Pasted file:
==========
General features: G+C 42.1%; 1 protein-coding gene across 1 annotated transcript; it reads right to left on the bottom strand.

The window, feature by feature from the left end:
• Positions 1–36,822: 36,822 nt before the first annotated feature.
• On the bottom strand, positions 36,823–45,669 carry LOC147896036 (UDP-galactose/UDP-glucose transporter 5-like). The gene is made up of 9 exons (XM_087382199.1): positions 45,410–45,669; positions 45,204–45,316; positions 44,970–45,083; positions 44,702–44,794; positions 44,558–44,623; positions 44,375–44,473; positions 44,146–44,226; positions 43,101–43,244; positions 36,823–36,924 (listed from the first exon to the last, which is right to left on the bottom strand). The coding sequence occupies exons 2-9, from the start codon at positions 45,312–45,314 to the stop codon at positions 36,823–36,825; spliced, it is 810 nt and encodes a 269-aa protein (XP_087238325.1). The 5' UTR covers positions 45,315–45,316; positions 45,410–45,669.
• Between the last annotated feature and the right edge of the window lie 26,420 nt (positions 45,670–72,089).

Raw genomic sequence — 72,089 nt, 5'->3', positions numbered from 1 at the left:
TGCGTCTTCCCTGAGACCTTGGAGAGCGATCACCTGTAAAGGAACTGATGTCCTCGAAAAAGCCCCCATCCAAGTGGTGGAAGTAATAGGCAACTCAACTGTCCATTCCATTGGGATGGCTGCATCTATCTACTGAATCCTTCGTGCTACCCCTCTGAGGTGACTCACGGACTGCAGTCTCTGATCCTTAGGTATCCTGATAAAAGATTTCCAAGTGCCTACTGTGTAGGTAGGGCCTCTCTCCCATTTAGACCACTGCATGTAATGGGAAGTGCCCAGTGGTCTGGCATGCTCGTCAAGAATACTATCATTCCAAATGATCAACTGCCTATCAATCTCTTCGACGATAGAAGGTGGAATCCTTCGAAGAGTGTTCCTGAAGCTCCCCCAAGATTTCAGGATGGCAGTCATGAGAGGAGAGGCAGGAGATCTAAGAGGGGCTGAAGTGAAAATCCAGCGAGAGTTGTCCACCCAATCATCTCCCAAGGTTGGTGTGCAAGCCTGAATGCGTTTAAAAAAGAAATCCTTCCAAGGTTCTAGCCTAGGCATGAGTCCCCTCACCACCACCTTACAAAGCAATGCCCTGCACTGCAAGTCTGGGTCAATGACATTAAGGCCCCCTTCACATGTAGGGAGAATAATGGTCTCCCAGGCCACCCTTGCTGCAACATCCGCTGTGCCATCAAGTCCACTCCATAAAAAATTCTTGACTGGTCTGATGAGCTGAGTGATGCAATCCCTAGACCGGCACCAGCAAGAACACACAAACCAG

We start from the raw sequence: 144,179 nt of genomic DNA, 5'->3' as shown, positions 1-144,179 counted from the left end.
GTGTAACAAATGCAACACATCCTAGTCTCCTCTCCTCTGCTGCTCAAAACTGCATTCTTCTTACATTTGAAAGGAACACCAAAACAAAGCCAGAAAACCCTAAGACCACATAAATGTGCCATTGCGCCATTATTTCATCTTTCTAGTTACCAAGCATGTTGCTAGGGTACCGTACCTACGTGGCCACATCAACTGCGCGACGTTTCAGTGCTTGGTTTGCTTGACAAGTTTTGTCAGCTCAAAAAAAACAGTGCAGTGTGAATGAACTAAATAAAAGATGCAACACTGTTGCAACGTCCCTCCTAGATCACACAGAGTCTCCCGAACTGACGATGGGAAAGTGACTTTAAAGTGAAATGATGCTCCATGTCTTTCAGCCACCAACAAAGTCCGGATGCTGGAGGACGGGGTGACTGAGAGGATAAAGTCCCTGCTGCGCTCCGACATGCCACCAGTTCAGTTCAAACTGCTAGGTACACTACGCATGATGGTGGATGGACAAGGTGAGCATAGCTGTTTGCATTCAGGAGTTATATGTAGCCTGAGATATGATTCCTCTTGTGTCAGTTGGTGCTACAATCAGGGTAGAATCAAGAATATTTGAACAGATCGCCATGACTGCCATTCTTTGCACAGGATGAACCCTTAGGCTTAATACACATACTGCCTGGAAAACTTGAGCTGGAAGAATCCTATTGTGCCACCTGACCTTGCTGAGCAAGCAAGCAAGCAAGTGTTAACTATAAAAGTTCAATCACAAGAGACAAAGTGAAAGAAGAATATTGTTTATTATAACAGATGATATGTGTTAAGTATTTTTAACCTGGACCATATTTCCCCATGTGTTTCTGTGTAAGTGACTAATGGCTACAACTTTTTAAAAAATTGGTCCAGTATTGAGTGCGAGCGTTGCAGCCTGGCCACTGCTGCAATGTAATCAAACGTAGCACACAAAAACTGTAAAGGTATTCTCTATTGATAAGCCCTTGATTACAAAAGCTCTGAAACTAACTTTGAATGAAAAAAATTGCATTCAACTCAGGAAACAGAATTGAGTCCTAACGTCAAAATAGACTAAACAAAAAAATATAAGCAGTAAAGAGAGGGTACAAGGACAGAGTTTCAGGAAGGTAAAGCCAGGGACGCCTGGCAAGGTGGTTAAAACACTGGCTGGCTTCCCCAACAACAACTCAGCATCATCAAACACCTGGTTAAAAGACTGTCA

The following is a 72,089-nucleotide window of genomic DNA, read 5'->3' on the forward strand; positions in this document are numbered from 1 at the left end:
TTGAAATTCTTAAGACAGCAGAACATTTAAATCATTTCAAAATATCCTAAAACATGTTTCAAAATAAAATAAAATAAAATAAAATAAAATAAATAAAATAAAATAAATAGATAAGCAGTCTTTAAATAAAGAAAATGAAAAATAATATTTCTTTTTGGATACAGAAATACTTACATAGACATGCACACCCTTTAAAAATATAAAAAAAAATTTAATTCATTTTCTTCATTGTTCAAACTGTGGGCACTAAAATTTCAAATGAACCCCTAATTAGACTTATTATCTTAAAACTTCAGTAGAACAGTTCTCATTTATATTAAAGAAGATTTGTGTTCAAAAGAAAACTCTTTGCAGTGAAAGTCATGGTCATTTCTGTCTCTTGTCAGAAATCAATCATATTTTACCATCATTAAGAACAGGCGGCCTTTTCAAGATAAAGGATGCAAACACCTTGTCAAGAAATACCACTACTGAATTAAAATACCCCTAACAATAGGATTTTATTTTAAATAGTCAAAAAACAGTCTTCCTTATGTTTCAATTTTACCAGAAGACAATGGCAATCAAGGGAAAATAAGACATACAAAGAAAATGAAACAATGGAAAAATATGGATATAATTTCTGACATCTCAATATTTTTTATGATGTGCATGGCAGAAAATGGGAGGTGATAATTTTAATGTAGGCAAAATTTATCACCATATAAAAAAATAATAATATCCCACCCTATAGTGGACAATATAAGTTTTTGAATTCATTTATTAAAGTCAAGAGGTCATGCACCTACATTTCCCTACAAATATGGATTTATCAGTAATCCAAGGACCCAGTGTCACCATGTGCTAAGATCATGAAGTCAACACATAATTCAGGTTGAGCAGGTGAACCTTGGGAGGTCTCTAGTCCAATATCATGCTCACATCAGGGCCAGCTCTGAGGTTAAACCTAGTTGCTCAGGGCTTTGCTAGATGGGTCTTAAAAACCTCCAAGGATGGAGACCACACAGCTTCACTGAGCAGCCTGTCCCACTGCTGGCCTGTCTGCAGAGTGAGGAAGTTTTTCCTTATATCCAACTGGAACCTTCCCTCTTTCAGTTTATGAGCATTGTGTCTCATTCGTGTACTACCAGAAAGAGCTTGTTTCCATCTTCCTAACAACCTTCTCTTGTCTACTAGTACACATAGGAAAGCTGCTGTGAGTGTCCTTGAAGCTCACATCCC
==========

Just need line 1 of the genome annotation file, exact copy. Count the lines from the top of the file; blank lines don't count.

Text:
General features: G+C 42.1%; 1 protein-coding gene across 1 annotated transcript; it reads right to left on the bottom strand.